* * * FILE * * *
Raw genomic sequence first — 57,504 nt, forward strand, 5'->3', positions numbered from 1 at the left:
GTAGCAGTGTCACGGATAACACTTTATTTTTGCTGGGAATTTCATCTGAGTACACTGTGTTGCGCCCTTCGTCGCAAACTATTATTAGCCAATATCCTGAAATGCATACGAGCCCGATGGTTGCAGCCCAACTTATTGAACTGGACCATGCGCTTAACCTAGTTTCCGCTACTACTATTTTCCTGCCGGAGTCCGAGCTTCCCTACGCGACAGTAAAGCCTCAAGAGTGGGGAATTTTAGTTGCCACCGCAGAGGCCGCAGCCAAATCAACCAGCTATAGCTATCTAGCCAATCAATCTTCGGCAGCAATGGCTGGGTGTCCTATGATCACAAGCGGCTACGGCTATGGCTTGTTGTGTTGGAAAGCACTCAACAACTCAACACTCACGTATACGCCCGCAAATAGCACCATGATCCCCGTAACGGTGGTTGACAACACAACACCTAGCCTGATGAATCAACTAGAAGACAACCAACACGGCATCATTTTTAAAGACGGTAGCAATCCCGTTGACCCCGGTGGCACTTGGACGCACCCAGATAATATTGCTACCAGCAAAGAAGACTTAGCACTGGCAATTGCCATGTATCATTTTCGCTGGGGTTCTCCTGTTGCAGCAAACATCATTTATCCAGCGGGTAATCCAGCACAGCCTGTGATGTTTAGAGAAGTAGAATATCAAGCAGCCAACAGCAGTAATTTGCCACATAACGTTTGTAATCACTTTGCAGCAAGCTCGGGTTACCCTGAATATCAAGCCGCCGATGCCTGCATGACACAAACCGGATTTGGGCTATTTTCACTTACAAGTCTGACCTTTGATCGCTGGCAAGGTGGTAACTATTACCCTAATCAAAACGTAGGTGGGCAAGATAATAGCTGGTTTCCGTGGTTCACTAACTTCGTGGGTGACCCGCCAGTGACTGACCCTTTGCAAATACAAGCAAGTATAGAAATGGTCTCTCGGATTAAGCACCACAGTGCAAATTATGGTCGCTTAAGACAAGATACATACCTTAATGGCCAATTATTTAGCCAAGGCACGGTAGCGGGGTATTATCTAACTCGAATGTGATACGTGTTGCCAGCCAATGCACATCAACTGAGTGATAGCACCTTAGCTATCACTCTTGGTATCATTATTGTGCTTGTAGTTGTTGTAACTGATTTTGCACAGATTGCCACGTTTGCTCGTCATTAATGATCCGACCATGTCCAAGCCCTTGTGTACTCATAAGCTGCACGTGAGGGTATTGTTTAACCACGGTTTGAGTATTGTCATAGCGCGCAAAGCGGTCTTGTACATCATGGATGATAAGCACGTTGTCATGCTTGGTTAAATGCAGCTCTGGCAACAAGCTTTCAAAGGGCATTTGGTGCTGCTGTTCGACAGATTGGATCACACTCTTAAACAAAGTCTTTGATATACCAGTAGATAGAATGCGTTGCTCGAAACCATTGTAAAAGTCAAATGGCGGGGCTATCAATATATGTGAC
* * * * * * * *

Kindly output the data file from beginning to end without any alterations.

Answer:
Raw genomic sequence first — 57,504 nt, forward strand, 5'->3', positions numbered from 1 at the left:
GTAGCAGTGTCACGGATAACACTTTATTTTTGCTGGGAATTTCATCTGAGTACACTGTGTTGCGCCCTTCGTCGCAAACTATTATTAGCCAATATCCTGAAATGCATACGAGCCCGATGGTTGCAGCCCAACTTATTGAACTGGACCATGCGCTTAACCTAGTTTCCGCTACTACTATTTTCCTGCCGGAGTCCGAGCTTCCCTACGCGACAGTAAAGCCTCAAGAGTGGGGAATTTTAGTTGCCACCGCAGAGGCCGCAGCCAAATCAACCAGCTATAGCTATCTAGCCAATCAATCTTCGGCAGCAATGGCTGGGTGTCCTATGATCACAAGCGGCTACGGCTATGGCTTGTTGTGTTGGAAAGCACTCAACAACTCAACACTCACGTATACGCCCGCAAATAGCACCATGATCCCCGTAACGGTGGTTGACAACACAACACCTAGCCTGATGAATCAACTAGAAGACAACCAACACGGCATCATTTTTAAAGACGGTAGCAATCCCGTTGACCCCGGTGGCACTTGGACGCACCCAGATAATATTGCTACCAGCAAAGAAGACTTAGCACTGGCAATTGCCATGTATCATTTTCGCTGGGGTTCTCCTGTTGCAGCAAACATCATTTATCCAGCGGGTAATCCAGCACAGCCTGTGATGTTTAGAGAAGTAGAATATCAAGCAGCCAACAGCAGTAATTTGCCACATAACGTTTGTAATCACTTTGCAGCAAGCTCGGGTTACCCTGAATATCAAGCCGCCGATGCCTGCATGACACAAACCGGATTTGGGCTATTTTCACTTACAAGTCTGACCTTTGATCGCTGGCAAGGTGGTAACTATTACCCTAATCAAAACGTAGGTGGGCAAGATAATAGCTGGTTTCCGTGGTTCACTAACTTCGTGGGTGACCCGCCAGTGACTGACCCTTTGCAAATACAAGCAAGTATAGAAATGGTCTCTCGGATTAAGCACCACAGTGCAAATTATGGTCGCTTAAGACAAGATACATACCTTAATGGCCAATTATTTAGCCAAGGCACGGTAGCGGGGTATTATCTAACTCGAATGTGATACGTGTTGCCAGCCAATGCACATCAACTGAGTGATAGCACCTTAGCTATCACTCTTGGTATCATTATTGTGCTTGTAGTTGTTGTAACTGATTTTGCACAGATTGCCACGTTTGCTCGTCATTAATGATCCGACCATGTCCAAGCCCTTGTGTACTCATAAGCTGCACGTGAGGGTATTGTTTAACCACGGTTTGAGTATTGTCATAGCGCGCAAAGCGGTCTTGTACATCATGGATGATAAGCACGTTGTCATGCTTGGTTAAATGCAGCTCTGGCAACAAGCTTTCAAAGGGCATTTGGTGCTGCTGTTCGACAGATTGGATCACACTCTTAAACAAAGTCTTTGATATACCAGTAGATAGAATGCGTTGCTCGAAACCATTGTAAAAGTCAAATGGCGGGGCTATCAATATATGTGAC